UConn: Huskies Will Stay Put
The Big East Conference is no more, at least the Big East Conference that once housed the likes of Miami, Syracuse, Virginia Tech and West Virginia. Each of those teams left the BE along with Boston College and soon two more: Rutgers and Louisville. The conference name went with the seven Catholic schools that left the league, forcing the old Big East to rename and rebrand itself as the American Athletic Conference (AAC).
Only one major program from the old Big East remains and that would be the University of Connecticut (UConn), a school that has multiple men’s and women’s basketball titles under its belt plus titles in other sports such as cross-country. Its football success hasn’t been as stellar, but the school has won a slice of the Big East title and also enjoyed a trip to the Fiesta Bowl as a result of it.
UConn is, however, a school without a major conference. With the AAC demoted to second-tier status, only the Pac 12, SEC, Big 12, Big Ten and the ACC remain. UConn has been wanting to make the move to another conference, but there are no takers. Moreover, its athletic director, Warde Manuel, has said that he is done looking for a new conference and will, instead, focus on maintaining its success reports ESPN.
The admission by Manuel comes as a blow to fans that had hoped that either the ACC or Big Ten would still come calling. Its been even more difficult for Huskies loyalists to swallow that pill especially after Louisville was picked by the ACC to replace departing Maryland. Both Rutgers and Maryland are heading to the Big Ten in 2014.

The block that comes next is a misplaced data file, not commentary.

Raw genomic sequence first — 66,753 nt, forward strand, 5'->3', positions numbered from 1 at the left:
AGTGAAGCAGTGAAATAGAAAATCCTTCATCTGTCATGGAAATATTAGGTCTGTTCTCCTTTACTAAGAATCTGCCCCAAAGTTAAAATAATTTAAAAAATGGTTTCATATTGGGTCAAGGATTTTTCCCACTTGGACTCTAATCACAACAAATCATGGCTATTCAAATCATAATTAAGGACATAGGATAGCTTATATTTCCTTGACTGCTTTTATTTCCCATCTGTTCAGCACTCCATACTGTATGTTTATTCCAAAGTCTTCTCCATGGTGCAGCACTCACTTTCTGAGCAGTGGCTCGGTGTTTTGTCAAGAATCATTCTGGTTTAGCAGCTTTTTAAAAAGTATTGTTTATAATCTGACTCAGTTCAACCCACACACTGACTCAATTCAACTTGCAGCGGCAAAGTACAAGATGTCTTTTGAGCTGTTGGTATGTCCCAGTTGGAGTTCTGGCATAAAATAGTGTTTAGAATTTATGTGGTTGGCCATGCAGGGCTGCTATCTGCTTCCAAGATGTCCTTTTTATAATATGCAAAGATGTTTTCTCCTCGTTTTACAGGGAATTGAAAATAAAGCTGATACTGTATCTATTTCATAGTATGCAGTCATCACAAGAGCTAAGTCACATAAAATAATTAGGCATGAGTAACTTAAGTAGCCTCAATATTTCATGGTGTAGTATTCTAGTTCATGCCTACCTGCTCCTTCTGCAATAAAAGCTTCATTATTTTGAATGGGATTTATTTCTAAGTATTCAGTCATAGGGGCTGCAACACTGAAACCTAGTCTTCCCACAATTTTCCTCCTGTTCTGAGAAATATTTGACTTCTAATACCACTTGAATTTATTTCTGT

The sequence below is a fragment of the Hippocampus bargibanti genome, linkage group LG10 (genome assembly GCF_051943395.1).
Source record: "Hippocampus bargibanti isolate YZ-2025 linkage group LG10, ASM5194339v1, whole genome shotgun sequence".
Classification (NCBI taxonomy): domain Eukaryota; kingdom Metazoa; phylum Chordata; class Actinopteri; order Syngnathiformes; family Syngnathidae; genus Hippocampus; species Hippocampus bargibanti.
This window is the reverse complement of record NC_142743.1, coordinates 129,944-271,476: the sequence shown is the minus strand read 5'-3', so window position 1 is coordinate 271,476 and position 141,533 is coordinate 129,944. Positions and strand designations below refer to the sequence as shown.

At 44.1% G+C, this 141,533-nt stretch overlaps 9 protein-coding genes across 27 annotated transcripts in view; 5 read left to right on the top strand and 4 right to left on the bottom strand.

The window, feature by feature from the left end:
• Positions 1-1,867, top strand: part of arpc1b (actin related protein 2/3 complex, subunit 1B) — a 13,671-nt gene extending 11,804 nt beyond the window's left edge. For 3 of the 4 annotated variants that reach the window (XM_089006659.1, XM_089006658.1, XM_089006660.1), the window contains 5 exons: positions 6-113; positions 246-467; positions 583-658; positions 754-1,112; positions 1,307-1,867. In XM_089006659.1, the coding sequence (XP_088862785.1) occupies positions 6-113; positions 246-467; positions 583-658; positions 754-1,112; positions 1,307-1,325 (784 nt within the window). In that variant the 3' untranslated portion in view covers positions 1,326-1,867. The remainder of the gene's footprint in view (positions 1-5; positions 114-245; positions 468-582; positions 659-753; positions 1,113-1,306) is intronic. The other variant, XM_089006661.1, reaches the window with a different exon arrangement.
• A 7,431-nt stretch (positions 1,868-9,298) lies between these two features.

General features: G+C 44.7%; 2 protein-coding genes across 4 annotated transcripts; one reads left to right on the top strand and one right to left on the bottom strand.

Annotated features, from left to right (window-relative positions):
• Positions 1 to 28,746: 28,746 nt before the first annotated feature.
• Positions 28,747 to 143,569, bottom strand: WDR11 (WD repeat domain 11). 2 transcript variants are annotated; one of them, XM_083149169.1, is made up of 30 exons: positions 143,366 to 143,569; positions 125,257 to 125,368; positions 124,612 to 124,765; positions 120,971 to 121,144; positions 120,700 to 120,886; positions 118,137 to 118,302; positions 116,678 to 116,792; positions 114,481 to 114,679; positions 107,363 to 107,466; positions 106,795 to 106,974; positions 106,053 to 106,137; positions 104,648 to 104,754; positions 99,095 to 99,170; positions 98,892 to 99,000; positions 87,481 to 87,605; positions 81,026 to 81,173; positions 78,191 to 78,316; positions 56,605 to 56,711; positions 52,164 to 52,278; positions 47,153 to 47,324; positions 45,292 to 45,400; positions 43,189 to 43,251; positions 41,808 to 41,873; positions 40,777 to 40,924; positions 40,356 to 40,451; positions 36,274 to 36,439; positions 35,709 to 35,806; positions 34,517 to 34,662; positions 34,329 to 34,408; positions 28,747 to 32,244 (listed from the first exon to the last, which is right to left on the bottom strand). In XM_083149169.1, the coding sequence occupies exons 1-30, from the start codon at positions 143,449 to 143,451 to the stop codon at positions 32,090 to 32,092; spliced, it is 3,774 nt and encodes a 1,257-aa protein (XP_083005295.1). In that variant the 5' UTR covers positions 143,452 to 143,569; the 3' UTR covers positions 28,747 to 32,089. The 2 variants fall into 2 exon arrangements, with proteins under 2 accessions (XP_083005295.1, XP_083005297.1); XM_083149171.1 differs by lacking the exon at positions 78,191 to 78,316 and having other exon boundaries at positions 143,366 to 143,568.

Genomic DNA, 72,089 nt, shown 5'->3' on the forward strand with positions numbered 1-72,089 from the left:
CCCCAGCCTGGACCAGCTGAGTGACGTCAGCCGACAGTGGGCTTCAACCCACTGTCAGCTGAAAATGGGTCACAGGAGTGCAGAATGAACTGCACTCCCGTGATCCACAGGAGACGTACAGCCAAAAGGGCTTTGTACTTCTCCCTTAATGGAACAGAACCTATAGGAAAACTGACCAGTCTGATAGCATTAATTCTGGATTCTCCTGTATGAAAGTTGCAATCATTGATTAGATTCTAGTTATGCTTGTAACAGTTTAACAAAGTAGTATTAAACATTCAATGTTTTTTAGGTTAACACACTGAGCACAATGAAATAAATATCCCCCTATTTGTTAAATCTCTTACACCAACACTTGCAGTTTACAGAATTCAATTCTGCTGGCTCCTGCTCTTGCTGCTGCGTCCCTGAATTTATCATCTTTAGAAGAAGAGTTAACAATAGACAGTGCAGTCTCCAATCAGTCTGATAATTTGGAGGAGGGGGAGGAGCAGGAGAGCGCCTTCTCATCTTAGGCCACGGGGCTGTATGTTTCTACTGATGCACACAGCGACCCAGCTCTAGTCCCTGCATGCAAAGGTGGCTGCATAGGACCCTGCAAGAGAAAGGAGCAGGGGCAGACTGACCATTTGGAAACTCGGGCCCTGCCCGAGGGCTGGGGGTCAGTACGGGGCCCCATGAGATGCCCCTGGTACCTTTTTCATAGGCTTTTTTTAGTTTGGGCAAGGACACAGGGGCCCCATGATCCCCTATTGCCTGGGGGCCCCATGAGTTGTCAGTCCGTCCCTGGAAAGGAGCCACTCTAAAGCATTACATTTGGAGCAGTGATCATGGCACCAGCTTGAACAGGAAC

Worrisome to many is the impact that an AAC affiliation will have on UConn’s basketball programs, but the problem may not be as serious as some think especially as the coaches will be working with Manuel to strengthen their out-of-league schedule. Besides, with Cincinnati, Temple and Memphis on the schedule, the AAC won’t be overlooked when post-season play begins. That collective strength can keep the recruiting appeal strong for both the men’s and women’s programs, with key out-of-conference games bolstering that appeal.
UConn football, however, may not be as fortunate. For 2014, the first season with Louisville and Rutgers gone from the conference, two of UConn’s nonconference foes include BYU and Boise State. For 2015, games against Tennessee and BYU will highlight the schedule. A home-and-home series with Virginia begins in 2016 and future contests against Notre Dame have been discussed, but are not scheduled. It may take UConn scheduling four marque series per season to bolster the football program’s credibility as league games against the likes of Tulane, Navy and SMU hardly engender the national attention and money that the Huskies need.
Though UConn says that the Huskies will stay put, don’t bet on that statement holding up especially if other conferences expand again. Just one program shift among the power five conferences and the conference that stands to lose out may come calling. Clemson or Florida State exiting for the Big 12 would create a void in the ACC, one of several rumors aired earlier this year. Such a move could pave the way for UConn’s admission to the ACC, a school that is geographically close to Boston College and within range of Pitt and Syracuse, two other ACC schools it once played annually.